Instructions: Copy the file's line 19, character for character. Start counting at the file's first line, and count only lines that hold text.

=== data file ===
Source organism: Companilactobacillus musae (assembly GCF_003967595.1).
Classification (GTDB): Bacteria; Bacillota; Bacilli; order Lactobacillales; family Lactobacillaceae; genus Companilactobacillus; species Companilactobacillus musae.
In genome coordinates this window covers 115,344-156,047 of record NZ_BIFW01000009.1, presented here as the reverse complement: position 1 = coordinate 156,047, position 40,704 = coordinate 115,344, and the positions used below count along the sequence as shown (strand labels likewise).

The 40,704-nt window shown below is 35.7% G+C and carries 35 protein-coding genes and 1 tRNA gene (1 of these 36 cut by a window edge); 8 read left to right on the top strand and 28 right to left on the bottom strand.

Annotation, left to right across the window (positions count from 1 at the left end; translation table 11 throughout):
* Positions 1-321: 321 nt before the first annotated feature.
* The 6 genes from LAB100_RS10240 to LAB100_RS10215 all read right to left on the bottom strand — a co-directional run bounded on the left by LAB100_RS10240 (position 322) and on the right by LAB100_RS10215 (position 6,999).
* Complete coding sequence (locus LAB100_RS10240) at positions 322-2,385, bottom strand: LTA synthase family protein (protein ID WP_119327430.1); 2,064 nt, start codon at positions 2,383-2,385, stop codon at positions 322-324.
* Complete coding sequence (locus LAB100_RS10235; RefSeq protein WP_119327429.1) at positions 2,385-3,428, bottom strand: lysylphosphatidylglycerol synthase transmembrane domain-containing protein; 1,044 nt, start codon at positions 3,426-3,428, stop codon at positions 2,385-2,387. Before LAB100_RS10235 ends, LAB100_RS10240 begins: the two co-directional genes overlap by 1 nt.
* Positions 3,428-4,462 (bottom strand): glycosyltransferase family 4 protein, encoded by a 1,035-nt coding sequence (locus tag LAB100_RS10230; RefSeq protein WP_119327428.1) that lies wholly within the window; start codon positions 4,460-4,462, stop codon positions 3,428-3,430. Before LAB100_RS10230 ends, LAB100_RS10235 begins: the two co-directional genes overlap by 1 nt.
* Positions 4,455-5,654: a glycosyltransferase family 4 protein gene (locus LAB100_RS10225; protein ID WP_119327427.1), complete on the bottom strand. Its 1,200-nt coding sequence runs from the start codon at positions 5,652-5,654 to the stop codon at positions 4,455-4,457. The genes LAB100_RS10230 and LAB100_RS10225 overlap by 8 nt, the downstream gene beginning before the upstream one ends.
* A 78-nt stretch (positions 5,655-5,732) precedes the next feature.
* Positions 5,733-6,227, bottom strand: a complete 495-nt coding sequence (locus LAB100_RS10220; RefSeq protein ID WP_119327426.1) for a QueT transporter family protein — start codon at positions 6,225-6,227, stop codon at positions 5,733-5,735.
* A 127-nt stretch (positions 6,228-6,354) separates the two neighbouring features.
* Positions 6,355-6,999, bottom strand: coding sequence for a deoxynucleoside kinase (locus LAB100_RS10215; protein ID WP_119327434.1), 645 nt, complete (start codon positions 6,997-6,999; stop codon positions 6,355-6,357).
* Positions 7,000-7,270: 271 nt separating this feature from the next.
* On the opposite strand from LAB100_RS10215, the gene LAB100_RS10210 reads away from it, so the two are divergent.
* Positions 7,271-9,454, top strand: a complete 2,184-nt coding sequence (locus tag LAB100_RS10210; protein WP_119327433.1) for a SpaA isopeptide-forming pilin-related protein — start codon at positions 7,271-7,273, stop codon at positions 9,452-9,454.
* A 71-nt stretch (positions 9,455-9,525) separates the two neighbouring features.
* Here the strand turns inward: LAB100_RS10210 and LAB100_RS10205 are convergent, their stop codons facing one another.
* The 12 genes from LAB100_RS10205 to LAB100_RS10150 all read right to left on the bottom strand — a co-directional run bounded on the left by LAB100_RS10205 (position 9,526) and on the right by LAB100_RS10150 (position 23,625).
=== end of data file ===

* A 71-nt stretch (positions 9,455-9,525) separates the two neighbouring features.